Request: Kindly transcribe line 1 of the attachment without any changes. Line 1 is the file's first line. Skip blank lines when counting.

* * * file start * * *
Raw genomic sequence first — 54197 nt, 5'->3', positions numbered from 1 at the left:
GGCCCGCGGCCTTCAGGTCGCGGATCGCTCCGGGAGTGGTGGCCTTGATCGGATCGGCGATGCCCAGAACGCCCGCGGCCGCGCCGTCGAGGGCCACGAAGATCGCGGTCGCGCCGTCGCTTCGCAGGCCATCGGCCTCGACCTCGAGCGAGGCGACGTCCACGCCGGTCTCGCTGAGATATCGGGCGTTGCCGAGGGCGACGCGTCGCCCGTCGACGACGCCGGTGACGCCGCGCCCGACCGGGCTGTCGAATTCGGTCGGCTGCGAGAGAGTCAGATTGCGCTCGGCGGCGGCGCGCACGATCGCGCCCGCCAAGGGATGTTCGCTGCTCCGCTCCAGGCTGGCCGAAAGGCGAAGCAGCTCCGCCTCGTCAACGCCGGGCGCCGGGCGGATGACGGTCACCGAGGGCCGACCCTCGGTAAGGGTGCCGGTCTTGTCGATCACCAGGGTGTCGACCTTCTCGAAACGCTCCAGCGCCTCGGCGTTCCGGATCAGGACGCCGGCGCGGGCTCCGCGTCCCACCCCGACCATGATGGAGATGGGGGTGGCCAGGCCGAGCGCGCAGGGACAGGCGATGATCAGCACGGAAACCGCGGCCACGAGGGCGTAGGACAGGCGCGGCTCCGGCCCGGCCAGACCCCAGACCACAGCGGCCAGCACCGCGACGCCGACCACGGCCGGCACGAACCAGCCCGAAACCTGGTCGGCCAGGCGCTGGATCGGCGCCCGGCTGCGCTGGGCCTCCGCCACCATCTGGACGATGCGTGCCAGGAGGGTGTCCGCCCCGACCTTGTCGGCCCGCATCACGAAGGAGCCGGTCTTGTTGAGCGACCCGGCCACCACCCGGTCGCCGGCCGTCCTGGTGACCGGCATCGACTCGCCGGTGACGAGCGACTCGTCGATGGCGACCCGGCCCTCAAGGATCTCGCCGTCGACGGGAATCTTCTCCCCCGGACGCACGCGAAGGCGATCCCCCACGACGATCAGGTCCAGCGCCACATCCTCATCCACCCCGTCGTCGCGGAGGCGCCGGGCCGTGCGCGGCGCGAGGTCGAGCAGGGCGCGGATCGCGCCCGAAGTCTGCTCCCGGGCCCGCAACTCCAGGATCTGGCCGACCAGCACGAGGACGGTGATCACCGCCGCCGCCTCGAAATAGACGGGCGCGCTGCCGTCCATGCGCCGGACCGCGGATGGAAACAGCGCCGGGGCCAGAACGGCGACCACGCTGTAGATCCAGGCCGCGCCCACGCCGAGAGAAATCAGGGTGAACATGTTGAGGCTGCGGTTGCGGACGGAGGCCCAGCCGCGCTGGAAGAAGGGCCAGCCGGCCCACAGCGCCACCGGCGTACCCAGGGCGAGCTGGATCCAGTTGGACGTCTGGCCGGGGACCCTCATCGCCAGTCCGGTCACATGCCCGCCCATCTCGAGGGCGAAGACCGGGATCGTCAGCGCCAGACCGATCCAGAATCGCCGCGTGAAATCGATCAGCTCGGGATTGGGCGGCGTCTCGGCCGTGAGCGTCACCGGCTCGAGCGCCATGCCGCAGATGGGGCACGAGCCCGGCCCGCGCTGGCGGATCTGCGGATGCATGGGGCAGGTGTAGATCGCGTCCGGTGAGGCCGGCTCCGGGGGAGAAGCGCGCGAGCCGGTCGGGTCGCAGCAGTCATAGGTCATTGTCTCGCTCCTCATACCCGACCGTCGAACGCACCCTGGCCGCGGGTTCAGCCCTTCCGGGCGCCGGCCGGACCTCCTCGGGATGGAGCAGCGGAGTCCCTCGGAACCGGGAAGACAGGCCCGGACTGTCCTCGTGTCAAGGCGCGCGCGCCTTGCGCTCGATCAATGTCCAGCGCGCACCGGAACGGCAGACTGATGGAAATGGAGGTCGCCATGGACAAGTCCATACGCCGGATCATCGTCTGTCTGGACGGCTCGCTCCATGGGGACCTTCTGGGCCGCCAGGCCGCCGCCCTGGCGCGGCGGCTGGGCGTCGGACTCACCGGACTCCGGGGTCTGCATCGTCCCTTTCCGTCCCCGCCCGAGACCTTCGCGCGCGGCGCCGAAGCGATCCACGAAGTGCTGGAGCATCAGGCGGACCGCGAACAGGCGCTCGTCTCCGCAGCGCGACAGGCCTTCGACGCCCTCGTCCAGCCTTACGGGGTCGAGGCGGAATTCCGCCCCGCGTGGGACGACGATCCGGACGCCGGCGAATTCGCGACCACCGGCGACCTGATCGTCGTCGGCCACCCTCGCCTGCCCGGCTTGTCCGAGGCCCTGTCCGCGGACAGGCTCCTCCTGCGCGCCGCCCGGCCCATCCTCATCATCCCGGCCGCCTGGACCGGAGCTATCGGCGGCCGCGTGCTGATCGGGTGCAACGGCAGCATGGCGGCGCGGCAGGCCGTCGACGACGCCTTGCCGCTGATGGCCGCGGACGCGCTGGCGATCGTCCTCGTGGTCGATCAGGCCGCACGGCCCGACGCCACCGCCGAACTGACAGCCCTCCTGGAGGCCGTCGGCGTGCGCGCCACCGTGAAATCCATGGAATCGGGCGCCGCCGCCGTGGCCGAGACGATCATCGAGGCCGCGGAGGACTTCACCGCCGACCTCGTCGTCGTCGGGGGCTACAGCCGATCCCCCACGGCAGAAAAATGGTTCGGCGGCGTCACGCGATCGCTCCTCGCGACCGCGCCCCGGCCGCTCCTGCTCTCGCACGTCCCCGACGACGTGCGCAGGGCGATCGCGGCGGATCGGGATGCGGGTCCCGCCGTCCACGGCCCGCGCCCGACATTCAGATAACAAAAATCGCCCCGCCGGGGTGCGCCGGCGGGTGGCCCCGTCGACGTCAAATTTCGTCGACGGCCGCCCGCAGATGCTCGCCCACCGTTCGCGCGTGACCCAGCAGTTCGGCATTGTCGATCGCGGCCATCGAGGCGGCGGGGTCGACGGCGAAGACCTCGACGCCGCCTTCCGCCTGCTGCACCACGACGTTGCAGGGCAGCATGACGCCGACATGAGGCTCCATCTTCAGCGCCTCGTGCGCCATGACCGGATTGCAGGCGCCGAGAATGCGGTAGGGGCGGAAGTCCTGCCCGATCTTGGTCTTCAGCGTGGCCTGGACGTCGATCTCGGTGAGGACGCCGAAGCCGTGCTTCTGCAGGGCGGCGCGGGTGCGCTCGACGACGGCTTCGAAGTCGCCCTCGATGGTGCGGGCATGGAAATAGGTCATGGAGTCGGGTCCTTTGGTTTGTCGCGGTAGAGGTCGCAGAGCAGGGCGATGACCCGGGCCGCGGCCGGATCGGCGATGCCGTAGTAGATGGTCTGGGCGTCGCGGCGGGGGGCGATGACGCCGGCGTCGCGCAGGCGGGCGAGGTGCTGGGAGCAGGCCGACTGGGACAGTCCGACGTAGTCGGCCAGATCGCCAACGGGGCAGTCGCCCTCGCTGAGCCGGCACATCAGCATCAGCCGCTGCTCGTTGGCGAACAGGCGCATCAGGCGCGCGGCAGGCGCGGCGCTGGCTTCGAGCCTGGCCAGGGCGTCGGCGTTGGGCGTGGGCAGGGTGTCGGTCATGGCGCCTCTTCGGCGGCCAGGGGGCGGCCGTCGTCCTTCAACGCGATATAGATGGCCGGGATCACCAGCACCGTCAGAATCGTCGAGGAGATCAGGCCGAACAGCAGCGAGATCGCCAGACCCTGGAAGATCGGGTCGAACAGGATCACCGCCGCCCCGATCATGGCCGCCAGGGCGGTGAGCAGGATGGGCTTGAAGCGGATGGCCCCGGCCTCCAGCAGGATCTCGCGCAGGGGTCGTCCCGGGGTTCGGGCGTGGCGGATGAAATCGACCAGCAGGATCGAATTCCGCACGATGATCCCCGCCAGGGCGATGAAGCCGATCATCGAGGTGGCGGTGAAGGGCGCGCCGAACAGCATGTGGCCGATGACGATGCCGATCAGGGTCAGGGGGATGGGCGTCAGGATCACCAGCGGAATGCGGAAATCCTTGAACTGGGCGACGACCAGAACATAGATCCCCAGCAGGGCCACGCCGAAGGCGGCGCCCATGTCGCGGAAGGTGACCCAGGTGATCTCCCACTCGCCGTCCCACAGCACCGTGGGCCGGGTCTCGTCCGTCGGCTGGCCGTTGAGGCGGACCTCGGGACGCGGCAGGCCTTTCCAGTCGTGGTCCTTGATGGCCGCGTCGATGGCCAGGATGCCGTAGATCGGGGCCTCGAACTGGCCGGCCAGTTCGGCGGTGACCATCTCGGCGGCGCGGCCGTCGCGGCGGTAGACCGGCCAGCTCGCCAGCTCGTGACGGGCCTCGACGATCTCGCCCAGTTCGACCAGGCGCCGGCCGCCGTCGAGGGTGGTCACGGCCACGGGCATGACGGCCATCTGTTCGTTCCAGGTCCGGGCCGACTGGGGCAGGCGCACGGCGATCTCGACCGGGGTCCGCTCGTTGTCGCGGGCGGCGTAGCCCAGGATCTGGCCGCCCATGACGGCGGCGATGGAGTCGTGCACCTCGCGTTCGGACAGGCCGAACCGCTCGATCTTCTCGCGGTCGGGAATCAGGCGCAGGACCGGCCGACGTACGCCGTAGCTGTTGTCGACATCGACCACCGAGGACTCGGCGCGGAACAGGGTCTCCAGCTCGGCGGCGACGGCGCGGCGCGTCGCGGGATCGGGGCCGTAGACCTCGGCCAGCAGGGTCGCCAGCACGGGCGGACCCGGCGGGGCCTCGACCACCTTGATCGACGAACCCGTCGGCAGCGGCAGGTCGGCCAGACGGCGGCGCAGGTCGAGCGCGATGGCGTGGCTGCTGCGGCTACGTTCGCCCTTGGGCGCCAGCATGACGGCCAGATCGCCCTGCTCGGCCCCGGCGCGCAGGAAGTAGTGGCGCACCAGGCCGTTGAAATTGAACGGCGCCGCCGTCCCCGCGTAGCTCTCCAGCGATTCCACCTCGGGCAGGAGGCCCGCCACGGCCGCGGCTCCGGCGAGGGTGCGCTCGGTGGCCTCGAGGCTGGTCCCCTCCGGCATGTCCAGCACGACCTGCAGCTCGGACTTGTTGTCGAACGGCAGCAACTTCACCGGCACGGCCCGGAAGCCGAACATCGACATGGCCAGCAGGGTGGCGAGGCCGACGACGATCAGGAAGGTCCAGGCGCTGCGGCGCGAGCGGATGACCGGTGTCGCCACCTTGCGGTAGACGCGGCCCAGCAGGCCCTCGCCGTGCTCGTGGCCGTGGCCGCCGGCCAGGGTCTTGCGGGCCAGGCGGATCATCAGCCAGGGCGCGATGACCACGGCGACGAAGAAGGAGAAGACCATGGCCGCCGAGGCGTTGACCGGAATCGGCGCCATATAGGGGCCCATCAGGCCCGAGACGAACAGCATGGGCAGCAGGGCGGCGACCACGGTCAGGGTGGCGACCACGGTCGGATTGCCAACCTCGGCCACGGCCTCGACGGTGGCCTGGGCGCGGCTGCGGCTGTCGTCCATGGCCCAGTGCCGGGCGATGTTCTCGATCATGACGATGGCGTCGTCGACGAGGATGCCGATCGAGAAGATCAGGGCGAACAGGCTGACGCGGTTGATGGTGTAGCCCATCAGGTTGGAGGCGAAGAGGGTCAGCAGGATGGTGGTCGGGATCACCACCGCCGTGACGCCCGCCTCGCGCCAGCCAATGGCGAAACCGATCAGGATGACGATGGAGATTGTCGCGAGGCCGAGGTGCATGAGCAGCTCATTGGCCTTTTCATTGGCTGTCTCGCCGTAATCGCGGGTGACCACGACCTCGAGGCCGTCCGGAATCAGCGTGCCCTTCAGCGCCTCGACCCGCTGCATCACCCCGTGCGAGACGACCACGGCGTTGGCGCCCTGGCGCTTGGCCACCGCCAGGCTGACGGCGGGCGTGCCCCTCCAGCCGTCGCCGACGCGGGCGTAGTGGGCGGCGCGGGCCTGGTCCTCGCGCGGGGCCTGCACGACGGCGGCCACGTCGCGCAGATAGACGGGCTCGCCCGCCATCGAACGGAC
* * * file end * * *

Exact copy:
Raw genomic sequence first — 54197 nt, 5'->3', positions numbered from 1 at the left: